The Boone Shag Club has in existence for 13 years. Our club is rather unique in the fact that shagging represents

sand and beach. Here we are in Boone 3300 feet high nestled between Grandfather, Beech, and Snake

mountains. The typical dance for our surrounding area is clogging. Every parade and social function in this area

entails a very enjoyable performance whereas the shag dance is somewhat foreign and unfamiliar thus creating

an attitude of the unknown(fear).

The club has an annual summer dance held at the Valle Crucis Apple Barn the third week in June called "Boogie to Boone".

Where in world can you go to a shag party held in the mountains and shag in a barn. Seating consist of old church

benches and the hard would floor is the best shag floor I've ever danced on. Around closing time DJ, Clyde Waller puts

on a gospel CD called "Rough Side of the Mountain" One can stand on top of the mountain and hear shaggers singing

together in love and friendship. Occasionally a hint of harmony can be heard.

Of all the shag parties during the course of a shag calendar year "Boogie to Boone" is without a doubt the most unique

and memorable.

Present membership 70

Community service in North Myrtle Beach consists of the bicycle patrol fund established for the Department of Public Safety by the O.D. Shag Club. The total amount needed is $15,000 to buy uniforms, equipment, bikes and bike accessories for cops. There was a police car on Main Street during Main Street, and according to Corp. Jeff Senter there was $630 raised during SOS with walk-by donations.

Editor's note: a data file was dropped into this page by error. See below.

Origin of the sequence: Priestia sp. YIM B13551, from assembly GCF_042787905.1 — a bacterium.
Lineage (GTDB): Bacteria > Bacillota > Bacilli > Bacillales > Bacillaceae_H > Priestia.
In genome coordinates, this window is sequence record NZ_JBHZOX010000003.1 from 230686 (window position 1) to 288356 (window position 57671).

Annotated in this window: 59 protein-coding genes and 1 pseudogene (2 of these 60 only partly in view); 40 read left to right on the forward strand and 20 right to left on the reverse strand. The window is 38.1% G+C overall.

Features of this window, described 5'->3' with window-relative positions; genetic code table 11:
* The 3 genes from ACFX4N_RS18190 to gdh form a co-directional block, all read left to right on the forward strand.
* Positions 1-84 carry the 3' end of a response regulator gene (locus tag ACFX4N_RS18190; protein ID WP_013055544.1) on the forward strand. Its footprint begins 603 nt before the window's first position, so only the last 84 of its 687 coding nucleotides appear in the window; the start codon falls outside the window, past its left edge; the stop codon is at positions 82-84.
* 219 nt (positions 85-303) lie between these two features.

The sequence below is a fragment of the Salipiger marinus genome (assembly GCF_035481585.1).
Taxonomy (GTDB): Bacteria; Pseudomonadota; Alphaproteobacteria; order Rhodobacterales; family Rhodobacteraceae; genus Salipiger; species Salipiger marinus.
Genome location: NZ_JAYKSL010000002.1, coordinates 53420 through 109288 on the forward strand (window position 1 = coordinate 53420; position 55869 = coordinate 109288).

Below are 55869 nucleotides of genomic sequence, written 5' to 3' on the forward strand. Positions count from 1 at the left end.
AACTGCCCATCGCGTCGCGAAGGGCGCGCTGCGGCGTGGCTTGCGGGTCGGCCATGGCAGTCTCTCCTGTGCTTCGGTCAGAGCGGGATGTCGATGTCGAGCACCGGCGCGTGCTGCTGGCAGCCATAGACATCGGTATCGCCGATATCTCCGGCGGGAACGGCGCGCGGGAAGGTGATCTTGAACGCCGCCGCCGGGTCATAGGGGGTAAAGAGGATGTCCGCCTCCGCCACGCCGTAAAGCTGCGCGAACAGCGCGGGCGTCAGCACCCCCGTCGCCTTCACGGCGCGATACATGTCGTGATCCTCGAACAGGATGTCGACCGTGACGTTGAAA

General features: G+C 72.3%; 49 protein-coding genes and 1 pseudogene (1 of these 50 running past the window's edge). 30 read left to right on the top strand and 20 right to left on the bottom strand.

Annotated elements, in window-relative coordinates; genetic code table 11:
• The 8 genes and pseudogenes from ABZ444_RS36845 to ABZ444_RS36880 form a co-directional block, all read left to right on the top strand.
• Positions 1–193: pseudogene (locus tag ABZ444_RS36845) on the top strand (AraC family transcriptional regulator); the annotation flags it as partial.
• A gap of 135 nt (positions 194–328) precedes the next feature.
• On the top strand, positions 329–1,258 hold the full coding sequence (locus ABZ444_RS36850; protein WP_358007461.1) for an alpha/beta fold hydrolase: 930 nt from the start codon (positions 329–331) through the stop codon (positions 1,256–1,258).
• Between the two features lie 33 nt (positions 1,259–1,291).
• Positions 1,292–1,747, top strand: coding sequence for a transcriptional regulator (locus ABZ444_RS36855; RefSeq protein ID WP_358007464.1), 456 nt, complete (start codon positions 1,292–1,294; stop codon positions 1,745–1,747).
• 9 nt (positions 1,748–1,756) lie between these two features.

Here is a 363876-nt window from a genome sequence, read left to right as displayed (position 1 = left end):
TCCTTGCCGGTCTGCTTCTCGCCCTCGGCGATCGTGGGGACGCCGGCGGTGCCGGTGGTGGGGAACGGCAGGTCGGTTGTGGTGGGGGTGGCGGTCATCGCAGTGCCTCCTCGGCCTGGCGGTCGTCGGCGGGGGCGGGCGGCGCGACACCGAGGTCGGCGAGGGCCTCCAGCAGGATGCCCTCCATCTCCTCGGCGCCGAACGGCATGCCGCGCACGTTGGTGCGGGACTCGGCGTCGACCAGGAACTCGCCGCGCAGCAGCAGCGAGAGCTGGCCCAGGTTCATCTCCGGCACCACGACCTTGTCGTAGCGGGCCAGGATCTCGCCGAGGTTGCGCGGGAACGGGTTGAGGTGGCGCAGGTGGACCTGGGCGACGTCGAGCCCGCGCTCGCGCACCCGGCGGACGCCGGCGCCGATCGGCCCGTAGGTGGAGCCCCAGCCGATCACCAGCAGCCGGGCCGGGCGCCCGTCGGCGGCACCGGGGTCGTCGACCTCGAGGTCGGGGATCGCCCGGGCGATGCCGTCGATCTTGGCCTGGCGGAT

“The O.D. Shag Club will be sponsoring it. We’re using their P.O. box and treasurer. The treasurer advises me of the money coming in. It takes about $2,500 per officer,” said Senter. “I’m happy about it. It shows that the community is involved with our law enforcement and that they support us” Contributions can be sent to the O.D. Shag Club, P.O. Box 886, Little River, S.C. 29566-0886.

dear tim,

thanks for the query on TRSC. we have 157 members, and yes many of
our members went to sos. this is always a fun time for our group.
we celebrated our tenth year in 1999, and our main charity event is
Hospice. this past june we raised over $12,000 for hospice. we have
had this event for the past 7 years and each year we have been able to
increase our donation. our members work very hard, but we all have a
good time, too. come to see us sometime, our meetings are held at the
Oar House in River Bend the second sunday of every month.

thanks again,

patricia lyon